Won 0 Oscars / Nominated for 0 more
It's so rare for me to like a horror movie as much as I did this one. The plot is set up wonderfully, so we know the motivations of each character who plan to rob a blind guy's house. What results is the craziest game of hide-and-seek of all time. Mysteries are unraveled and relationships are formed during this gruesome game. Dylan Minnette, who is a relatively new actor, shows a great deal of promise. In such a unique premise for a horror/thriller flick, Don't Breathe is absolutely worth the brisk 88 minute thrill ride in Stephen Lang's dark abode.
Won 0 Oscars / Nominated for 0 more
Another project I took on in 2016 is watch every piece of the Marvel Cinematic Universe. The latest Captain America movie is the culmination of almost every character in this continuity. We are really only missing the Hulk and Thor here. Almost everyone else is accounted for, and it is sheer entertainment to see them duke it out against each other. Daniel Brühl as Zemo isn't a fantastic villain, but that might be a positive criticism about the movie. Because there isn't an end-of-the-world type scenario like in the Avengers movies, the large cast has time to fight among themselves and the story has time to reflect upon what has occurred in prior MCU films. Both sides of the conflict are presented fairly, and it is easy to see how politically divided our country would be if we really lived in a world of super heroes. The introduction of Black Panther is perfect, giving him enough exposure to fully understand the character, but not too much exposure to get us to want more for his solo adventure in 2018. I can't wait to see what the future of the MCU has in store.
Won 0 Oscars / Nominated for 0 more
The spiritual successor to Dazed and Confused (1993), this movie is a joyride. It follows a group of players on a college baseball team the few days before classes start. The characters are quickly understandable and they are all exceptionally funny in their own ways. The player that the movie focuses on the most is an incoming freshman, Jake played by Blake Jenner. Therefore, the point of view is from this freshmen's eyes, coming on to an established fraternity of sex-seeking college students. The balance of the baseball veterans both hazing and being protective of the new guys reminds me of the experience I had in my college marching band. I was able to connect to this complicated and delicate balance in a very deep way. Whenever the dialogue is between two characters, in which Jake is always involved, there are ideas presented that are very profound. Linklater knows how to have fun at these parties. but pull away at the perfect moment to give substance to this fun comedy. Here for a good time, not a long time.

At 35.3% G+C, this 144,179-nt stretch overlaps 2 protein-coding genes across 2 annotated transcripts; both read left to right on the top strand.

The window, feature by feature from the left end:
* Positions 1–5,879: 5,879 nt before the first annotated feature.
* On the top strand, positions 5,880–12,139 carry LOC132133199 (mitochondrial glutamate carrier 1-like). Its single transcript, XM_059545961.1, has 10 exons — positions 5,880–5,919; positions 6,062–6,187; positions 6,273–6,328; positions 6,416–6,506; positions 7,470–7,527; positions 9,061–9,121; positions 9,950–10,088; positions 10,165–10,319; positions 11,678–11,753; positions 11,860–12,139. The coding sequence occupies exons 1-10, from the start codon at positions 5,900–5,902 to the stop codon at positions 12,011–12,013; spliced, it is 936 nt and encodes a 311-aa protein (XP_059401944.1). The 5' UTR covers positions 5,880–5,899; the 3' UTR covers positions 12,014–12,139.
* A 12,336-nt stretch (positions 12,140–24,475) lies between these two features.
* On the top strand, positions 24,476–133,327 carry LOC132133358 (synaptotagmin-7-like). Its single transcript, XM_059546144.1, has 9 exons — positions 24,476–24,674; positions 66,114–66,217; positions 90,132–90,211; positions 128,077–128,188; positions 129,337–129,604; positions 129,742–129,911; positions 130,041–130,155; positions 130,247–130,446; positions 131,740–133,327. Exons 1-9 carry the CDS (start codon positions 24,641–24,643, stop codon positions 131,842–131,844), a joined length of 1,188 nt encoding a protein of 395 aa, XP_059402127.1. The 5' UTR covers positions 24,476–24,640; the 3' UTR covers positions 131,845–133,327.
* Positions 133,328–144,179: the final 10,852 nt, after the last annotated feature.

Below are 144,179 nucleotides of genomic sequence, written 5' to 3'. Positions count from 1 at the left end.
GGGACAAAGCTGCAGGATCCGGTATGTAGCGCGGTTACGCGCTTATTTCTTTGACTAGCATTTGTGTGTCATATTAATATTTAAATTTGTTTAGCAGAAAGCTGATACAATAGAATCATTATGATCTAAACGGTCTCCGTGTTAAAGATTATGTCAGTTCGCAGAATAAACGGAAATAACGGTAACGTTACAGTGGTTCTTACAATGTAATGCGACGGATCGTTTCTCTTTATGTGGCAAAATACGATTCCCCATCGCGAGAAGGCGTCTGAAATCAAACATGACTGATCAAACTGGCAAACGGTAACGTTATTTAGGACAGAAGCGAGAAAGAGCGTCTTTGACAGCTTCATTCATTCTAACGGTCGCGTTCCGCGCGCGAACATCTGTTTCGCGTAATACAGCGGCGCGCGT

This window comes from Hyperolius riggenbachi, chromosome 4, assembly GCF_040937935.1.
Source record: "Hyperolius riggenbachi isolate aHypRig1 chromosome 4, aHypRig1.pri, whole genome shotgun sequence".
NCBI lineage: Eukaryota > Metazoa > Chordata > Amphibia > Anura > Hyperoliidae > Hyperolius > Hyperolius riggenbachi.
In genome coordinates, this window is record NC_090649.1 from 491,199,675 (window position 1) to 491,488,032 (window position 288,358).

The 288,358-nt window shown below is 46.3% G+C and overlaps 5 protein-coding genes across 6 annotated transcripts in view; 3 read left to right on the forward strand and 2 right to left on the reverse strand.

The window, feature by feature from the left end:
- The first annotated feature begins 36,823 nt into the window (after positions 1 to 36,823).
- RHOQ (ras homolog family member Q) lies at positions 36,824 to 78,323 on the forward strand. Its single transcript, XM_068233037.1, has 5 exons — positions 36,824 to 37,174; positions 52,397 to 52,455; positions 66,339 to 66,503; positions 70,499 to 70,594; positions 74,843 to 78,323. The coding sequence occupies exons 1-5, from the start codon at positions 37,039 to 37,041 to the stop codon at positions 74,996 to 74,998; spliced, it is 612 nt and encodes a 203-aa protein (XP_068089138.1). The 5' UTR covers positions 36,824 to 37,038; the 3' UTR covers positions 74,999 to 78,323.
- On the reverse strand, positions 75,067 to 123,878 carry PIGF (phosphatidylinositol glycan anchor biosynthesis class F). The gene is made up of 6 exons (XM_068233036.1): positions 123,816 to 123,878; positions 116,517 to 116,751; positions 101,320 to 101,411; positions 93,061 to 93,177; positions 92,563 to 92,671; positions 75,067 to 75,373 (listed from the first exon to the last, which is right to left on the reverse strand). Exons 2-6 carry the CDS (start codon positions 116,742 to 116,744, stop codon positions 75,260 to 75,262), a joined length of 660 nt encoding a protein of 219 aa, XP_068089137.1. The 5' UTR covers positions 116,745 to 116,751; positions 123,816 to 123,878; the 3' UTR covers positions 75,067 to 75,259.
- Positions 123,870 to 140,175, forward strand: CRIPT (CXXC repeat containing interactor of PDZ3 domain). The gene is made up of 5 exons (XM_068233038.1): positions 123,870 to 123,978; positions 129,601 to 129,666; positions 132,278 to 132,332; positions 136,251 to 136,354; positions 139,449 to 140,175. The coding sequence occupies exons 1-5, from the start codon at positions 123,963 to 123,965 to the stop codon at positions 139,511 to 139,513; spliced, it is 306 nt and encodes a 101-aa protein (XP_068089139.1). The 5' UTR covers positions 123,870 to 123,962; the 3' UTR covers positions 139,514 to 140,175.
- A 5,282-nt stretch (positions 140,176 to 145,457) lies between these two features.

Won 0 Oscars / Nominated for 4 more (Best Picture, Best Writing [Original], Best Supporting Actor, Best Film Editing)
This one feels a lot like No Country for Old Men (2007), but still has its original moments that keep it fresh and worth the Oscar buzz it received. It takes familiar plot lines, such as the retiring cop (Jeff Bridges), doing crime for a good purpose, and having the storylines meet up in a standoff near the conclusion. However, the movie takes the familiar and routinely serves something fresh in each scene. Jeff Bridges banter with his partner had me laughing out loud quite a bit. Ben Foster is the right amount of big and Chris Pine plays an uncharacteristically quieter role. This duo provides conflict in that you don't know if you should be rooting for them to be caught or to get away with their bank robbing spree. The cinematography of the landscape is also stunning. One shot in particular is breathtaking, in which both pairs of characters are driving across a bend in the road, on the way to the final bank robbery. If you're a fan of the Coen brothers film referenced above, this is one that will more than satisfy.
Won 2 Oscars (Best Actor, Best Writing [Original]) / Nominated for 4 more (Best Picture, Best Director, Best Supporting Actor, Best Supporting Actress)